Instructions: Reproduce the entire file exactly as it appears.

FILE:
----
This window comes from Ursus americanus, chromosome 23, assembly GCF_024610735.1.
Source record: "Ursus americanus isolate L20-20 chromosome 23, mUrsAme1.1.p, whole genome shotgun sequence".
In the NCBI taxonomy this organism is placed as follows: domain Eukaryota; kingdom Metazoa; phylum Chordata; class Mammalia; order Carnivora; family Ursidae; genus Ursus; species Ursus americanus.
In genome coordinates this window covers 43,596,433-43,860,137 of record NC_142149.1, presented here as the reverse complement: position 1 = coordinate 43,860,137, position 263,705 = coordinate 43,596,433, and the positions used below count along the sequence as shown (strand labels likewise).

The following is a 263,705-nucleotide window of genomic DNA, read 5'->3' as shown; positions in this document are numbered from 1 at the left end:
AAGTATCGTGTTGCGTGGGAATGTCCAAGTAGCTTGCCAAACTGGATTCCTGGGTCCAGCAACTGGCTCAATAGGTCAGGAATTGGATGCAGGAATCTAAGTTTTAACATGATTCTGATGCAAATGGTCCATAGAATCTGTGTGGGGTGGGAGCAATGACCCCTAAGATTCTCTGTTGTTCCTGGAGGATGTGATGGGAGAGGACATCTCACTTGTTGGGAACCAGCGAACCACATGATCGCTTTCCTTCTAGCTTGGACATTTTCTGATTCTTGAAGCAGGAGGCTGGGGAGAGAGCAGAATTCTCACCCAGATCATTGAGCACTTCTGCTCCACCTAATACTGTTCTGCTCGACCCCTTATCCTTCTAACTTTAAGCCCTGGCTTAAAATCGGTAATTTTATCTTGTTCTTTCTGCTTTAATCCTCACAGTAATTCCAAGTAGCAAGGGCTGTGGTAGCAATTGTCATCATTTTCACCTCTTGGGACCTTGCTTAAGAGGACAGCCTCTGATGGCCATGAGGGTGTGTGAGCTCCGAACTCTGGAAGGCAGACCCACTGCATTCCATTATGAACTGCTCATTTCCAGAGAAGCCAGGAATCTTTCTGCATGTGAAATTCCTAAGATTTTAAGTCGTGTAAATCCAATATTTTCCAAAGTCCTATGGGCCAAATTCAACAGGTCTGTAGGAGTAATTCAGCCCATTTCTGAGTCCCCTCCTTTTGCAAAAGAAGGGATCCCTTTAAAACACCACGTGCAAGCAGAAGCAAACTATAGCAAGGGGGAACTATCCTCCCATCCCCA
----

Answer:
This window comes from Ursus americanus, chromosome 23, assembly GCF_024610735.1.
Source record: "Ursus americanus isolate L20-20 chromosome 23, mUrsAme1.1.p, whole genome shotgun sequence".
In the NCBI taxonomy this organism is placed as follows: domain Eukaryota; kingdom Metazoa; phylum Chordata; class Mammalia; order Carnivora; family Ursidae; genus Ursus; species Ursus americanus.
In genome coordinates this window covers 43,596,433-43,860,137 of record NC_142149.1, presented here as the reverse complement: position 1 = coordinate 43,860,137, position 263,705 = coordinate 43,596,433, and the positions used below count along the sequence as shown (strand labels likewise).

The following is a 263,705-nucleotide window of genomic DNA, read 5'->3' as shown; positions in this document are numbered from 1 at the left end:
AAGTATCGTGTTGCGTGGGAATGTCCAAGTAGCTTGCCAAACTGGATTCCTGGGTCCAGCAACTGGCTCAATAGGTCAGGAATTGGATGCAGGAATCTAAGTTTTAACATGATTCTGATGCAAATGGTCCATAGAATCTGTGTGGGGTGGGAGCAATGACCCCTAAGATTCTCTGTTGTTCCTGGAGGATGTGATGGGAGAGGACATCTCACTTGTTGGGAACCAGCGAACCACATGATCGCTTTCCTTCTAGCTTGGACATTTTCTGATTCTTGAAGCAGGAGGCTGGGGAGAGAGCAGAATTCTCACCCAGATCATTGAGCACTTCTGCTCCACCTAATACTGTTCTGCTCGACCCCTTATCCTTCTAACTTTAAGCCCTGGCTTAAAATCGGTAATTTTATCTTGTTCTTTCTGCTTTAATCCTCACAGTAATTCCAAGTAGCAAGGGCTGTGGTAGCAATTGTCATCATTTTCACCTCTTGGGACCTTGCTTAAGAGGACAGCCTCTGATGGCCATGAGGGTGTGTGAGCTCCGAACTCTGGAAGGCAGACCCACTGCATTCCATTATGAACTGCTCATTTCCAGAGAAGCCAGGAATCTTTCTGCATGTGAAATTCCTAAGATTTTAAGTCGTGTAAATCCAATATTTTCCAAAGTCCTATGGGCCAAATTCAACAGGTCTGTAGGAGTAATTCAGCCCATTTCTGAGTCCCCTCCTTTTGCAAAAGAAGGGATCCCTTTAAAACACCACGTGCAAGCAGAAGCAAACTATAGCAAGGGGGAACTATCCTCCCATCCCCA